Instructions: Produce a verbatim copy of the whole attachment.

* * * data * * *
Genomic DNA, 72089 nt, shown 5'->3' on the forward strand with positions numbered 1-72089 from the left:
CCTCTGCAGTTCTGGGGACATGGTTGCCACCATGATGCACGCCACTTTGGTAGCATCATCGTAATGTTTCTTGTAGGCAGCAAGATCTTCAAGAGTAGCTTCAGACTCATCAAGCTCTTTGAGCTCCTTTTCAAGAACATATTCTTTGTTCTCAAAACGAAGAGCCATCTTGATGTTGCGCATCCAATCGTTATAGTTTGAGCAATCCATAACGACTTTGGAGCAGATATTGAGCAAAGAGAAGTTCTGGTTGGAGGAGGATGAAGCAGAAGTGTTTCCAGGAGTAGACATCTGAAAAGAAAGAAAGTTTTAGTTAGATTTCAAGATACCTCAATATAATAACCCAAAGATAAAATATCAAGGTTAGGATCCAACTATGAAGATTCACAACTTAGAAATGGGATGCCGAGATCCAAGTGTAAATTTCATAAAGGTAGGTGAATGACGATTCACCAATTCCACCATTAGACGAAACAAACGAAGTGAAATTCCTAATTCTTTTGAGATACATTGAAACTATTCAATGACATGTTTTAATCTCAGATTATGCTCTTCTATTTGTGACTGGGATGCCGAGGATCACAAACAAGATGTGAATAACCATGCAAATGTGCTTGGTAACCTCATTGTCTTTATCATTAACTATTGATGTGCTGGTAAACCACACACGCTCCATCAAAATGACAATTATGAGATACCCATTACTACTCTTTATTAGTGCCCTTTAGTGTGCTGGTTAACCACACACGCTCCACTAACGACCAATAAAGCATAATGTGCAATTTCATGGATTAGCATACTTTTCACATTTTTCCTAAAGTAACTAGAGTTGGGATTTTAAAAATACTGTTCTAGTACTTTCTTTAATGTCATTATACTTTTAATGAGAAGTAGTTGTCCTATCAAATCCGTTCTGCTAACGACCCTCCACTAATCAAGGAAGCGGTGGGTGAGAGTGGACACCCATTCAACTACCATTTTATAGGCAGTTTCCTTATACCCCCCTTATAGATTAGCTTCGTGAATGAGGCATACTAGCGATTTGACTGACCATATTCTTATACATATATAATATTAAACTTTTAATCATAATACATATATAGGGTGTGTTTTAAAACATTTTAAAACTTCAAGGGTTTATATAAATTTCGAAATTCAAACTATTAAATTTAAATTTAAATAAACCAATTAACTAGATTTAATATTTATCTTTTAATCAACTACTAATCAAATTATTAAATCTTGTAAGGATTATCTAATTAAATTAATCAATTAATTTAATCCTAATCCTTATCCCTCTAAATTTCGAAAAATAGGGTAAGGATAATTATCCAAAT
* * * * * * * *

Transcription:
Genomic DNA, 72089 nt, shown 5'->3' on the forward strand with positions numbered 1-72089 from the left:
CCTCTGCAGTTCTGGGGACATGGTTGCCACCATGATGCACGCCACTTTGGTAGCATCATCGTAATGTTTCTTGTAGGCAGCAAGATCTTCAAGAGTAGCTTCAGACTCATCAAGCTCTTTGAGCTCCTTTTCAAGAACATATTCTTTGTTCTCAAAACGAAGAGCCATCTTGATGTTGCGCATCCAATCGTTATAGTTTGAGCAATCCATAACGACTTTGGAGCAGATATTGAGCAAAGAGAAGTTCTGGTTGGAGGAGGATGAAGCAGAAGTGTTTCCAGGAGTAGACATCTGAAAAGAAAGAAAGTTTTAGTTAGATTTCAAGATACCTCAATATAATAACCCAAAGATAAAATATCAAGGTTAGGATCCAACTATGAAGATTCACAACTTAGAAATGGGATGCCGAGATCCAAGTGTAAATTTCATAAAGGTAGGTGAATGACGATTCACCAATTCCACCATTAGACGAAACAAACGAAGTGAAATTCCTAATTCTTTTGAGATACATTGAAACTATTCAATGACATGTTTTAATCTCAGATTATGCTCTTCTATTTGTGACTGGGATGCCGAGGATCACAAACAAGATGTGAATAACCATGCAAATGTGCTTGGTAACCTCATTGTCTTTATCATTAACTATTGATGTGCTGGTAAACCACACACGCTCCATCAAAATGACAATTATGAGATACCCATTACTACTCTTTATTAGTGCCCTTTAGTGTGCTGGTTAACCACACACGCTCCACTAACGACCAATAAAGCATAATGTGCAATTTCATGGATTAGCATACTTTTCACATTTTTCCTAAAGTAACTAGAGTTGGGATTTTAAAAATACTGTTCTAGTACTTTCTTTAATGTCATTATACTTTTAATGAGAAGTAGTTGTCCTATCAAATCCGTTCTGCTAACGACCCTCCACTAATCAAGGAAGCGGTGGGTGAGAGTGGACACCCATTCAACTACCATTTTATAGGCAGTTTCCTTATACCCCCCTTATAGATTAGCTTCGTGAATGAGGCATACTAGCGATTTGACTGACCATATTCTTATACATATATAATATTAAACTTTTAATCATAATACATATATAGGGTGTGTTTTAAAACATTTTAAAACTTCAAGGGTTTATATAAATTTCGAAATTCAAACTATTAAATTTAAATTTAAATAAACCAATTAACTAGATTTAATATTTATCTTTTAATCAACTACTAATCAAATTATTAAATCTTGTAAGGATTATCTAATTAAATTAATCAATTAATTTAATCCTAATCCTTATCCCTCTAAATTTCGAAAAATAGGGTAAGGATAATTATCCAAAT